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What's it Like to Volunteer as... a Friendly Visitor?

Posted By Kate Baird, Volunteer Guest Blogger, September 19, 2016

Kensington Gardens - Friendly Visitor 
Photo courtesy of Kensington Gardens

Estimated reading time: 3 minutes

 

Volunteering is a great way to make new connections, but one popular position provides a unique chance to give and grow at the same time. Friendly visiting is a meaningful way to come together with people outside your normal social circle, and make a difference in their lives.

Friendly visitors provide company to people at risk of isolation. They might share a pot of tea with seniors who live alone, play a game of cards with adults facing health problems, or stop in for a chat with those who have mobility challenges.

Amalia Caballero
Amalia Caballero

Nineteen-year-old Amalia Caballero is a friendly visitor at Kensington Gardens, a not-for-profit long-term care home in the heart of the city. Amalia took the time to share some of her friendly visiting experiences with us.

 

 

 

 

 

 

How would you describe your current volunteer role to someone who has not heard of your organization and has never volunteered before?

At the Kensington Gardens, our main goal is to provide quality care for all the residents. I visit a few of them every week to have meaningful conversations and participate in stimulating activities together..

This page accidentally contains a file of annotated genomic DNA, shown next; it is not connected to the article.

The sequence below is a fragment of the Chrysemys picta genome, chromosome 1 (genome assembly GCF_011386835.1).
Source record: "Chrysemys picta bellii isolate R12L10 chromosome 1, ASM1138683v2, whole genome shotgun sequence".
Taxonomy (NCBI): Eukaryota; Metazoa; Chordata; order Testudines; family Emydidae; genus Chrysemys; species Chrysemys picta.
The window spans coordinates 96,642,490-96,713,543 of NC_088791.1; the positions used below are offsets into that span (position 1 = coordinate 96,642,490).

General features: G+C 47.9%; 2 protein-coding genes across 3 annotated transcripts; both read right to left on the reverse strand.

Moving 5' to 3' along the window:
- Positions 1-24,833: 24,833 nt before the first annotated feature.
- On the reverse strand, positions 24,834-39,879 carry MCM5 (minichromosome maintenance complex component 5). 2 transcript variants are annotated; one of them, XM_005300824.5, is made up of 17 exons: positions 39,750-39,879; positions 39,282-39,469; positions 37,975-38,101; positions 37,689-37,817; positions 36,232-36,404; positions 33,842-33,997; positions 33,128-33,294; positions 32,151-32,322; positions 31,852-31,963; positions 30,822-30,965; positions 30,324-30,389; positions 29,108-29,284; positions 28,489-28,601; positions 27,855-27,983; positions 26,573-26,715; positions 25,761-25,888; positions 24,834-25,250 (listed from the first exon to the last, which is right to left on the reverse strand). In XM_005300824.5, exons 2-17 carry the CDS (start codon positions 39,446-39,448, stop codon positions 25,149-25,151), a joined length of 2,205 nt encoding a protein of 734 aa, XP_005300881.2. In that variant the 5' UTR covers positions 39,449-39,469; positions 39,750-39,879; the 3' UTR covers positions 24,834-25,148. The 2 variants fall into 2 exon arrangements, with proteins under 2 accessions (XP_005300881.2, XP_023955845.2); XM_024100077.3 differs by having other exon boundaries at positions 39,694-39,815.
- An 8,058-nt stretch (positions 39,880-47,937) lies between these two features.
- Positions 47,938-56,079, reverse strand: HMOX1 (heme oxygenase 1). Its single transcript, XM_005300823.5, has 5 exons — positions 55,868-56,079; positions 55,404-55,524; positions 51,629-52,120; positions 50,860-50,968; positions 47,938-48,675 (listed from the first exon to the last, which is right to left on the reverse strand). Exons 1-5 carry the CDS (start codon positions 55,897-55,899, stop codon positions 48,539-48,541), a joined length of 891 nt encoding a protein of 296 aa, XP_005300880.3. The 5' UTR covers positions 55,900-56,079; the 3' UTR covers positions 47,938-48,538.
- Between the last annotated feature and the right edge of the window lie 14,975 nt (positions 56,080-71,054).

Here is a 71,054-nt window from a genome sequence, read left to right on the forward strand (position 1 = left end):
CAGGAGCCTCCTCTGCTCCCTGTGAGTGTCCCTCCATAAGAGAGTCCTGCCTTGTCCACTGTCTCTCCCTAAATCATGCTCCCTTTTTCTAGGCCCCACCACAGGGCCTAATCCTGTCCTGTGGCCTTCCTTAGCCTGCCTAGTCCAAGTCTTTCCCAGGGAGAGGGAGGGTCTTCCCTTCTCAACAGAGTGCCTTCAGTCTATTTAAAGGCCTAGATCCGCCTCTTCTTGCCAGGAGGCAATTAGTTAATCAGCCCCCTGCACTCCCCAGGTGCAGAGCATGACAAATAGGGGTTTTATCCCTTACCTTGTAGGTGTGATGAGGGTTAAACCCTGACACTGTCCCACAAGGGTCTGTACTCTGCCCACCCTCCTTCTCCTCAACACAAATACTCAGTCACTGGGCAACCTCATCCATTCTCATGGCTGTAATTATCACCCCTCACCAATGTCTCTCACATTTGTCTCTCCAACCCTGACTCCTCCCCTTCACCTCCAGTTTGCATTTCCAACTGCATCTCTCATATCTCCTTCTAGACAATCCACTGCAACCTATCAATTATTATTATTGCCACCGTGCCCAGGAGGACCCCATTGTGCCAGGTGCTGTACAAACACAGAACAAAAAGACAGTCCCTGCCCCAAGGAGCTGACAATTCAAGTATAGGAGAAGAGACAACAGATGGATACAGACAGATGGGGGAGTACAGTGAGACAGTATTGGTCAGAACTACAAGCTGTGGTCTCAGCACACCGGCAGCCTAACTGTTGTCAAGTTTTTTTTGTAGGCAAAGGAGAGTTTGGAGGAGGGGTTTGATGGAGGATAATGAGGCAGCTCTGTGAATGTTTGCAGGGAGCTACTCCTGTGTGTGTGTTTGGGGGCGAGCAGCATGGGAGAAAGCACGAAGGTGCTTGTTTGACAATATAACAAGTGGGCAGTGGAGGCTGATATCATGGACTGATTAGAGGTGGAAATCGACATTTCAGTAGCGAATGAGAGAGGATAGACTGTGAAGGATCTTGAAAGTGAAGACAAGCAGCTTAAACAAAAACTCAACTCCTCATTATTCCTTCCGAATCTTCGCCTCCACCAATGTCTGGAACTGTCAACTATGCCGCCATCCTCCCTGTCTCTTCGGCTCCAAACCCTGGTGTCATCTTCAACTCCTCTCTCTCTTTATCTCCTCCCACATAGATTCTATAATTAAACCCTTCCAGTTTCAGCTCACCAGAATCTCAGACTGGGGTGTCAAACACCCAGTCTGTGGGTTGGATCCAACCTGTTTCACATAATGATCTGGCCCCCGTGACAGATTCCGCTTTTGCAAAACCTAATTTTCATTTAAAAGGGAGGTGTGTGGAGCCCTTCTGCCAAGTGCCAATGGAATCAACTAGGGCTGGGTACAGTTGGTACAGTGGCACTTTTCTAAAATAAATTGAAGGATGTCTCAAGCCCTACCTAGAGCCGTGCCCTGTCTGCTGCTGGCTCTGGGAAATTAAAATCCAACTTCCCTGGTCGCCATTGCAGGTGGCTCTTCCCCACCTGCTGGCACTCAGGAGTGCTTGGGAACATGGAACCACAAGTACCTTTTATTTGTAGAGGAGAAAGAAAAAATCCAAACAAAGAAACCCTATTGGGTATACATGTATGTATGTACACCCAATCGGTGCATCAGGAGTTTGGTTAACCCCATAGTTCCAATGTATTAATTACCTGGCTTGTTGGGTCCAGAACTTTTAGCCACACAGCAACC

What is the time commitment involved?


I typically volunteer two hours every week.

 

Can you tell us about the training provided?

Training consists of online modules that are constantly being updated. There is also in-person training that ensures we can safely interact with residents. The online modules can be completed at your own pace, while the in-person training lasts two hours.

 

What skills and characteristics do you feel contribute most to success in your volunteering?

In order for friendly visits to be successful, one must be really patient and truly enjoy interacting with new people every day.

 

What have you learned from your volunteering?

I believe that by volunteering at Kensington Gardens, I have learned to listen to the people that surround me. I now understand that words carry a huge value, and they are wasted when no one stops to listen.

 

What’s been surprising or challenging about your volunteering?

The most challenging experience is accepting that not all residents wish to have a friendly visitor. Some residents are happier with a nice bed and a good nap!